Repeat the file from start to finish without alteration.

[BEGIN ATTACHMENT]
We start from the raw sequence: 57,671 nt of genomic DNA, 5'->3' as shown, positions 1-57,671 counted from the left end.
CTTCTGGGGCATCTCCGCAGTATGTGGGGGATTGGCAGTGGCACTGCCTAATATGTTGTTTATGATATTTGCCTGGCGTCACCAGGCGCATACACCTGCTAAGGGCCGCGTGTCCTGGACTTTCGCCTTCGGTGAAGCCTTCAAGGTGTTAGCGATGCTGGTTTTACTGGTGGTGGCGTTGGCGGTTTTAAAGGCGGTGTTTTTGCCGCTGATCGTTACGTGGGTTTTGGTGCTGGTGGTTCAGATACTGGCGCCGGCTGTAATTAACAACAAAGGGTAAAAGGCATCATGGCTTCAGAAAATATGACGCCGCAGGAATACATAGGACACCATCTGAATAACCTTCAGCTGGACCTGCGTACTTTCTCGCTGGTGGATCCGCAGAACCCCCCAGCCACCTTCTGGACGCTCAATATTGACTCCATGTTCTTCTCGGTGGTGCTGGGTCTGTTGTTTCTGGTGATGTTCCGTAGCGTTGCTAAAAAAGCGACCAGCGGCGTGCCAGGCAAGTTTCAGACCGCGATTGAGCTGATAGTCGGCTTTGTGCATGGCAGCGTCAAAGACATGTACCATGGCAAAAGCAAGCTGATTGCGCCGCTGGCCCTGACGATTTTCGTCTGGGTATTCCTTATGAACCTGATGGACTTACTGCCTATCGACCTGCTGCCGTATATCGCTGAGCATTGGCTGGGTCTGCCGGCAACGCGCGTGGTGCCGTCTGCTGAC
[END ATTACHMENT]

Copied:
We start from the raw sequence: 57,671 nt of genomic DNA, 5'->3' as shown, positions 1-57,671 counted from the left end.
CTTCTGGGGCATCTCCGCAGTATGTGGGGGATTGGCAGTGGCACTGCCTAATATGTTGTTTATGATATTTGCCTGGCGTCACCAGGCGCATACACCTGCTAAGGGCCGCGTGTCCTGGACTTTCGCCTTCGGTGAAGCCTTCAAGGTGTTAGCGATGCTGGTTTTACTGGTGGTGGCGTTGGCGGTTTTAAAGGCGGTGTTTTTGCCGCTGATCGTTACGTGGGTTTTGGTGCTGGTGGTTCAGATACTGGCGCCGGCTGTAATTAACAACAAAGGGTAAAAGGCATCATGGCTTCAGAAAATATGACGCCGCAGGAATACATAGGACACCATCTGAATAACCTTCAGCTGGACCTGCGTACTTTCTCGCTGGTGGATCCGCAGAACCCCCCAGCCACCTTCTGGACGCTCAATATTGACTCCATGTTCTTCTCGGTGGTGCTGGGTCTGTTGTTTCTGGTGATGTTCCGTAGCGTTGCTAAAAAAGCGACCAGCGGCGTGCCAGGCAAGTTTCAGACCGCGATTGAGCTGATAGTCGGCTTTGTGCATGGCAGCGTCAAAGACATGTACCATGGCAAAAGCAAGCTGATTGCGCCGCTGGCCCTGACGATTTTCGTCTGGGTATTCCTTATGAACCTGATGGACTTACTGCCTATCGACCTGCTGCCGTATATCGCTGAGCATTGGCTGGGTCTGCCGGCAACGCGCGTGGTGCCGTCTGCTGAC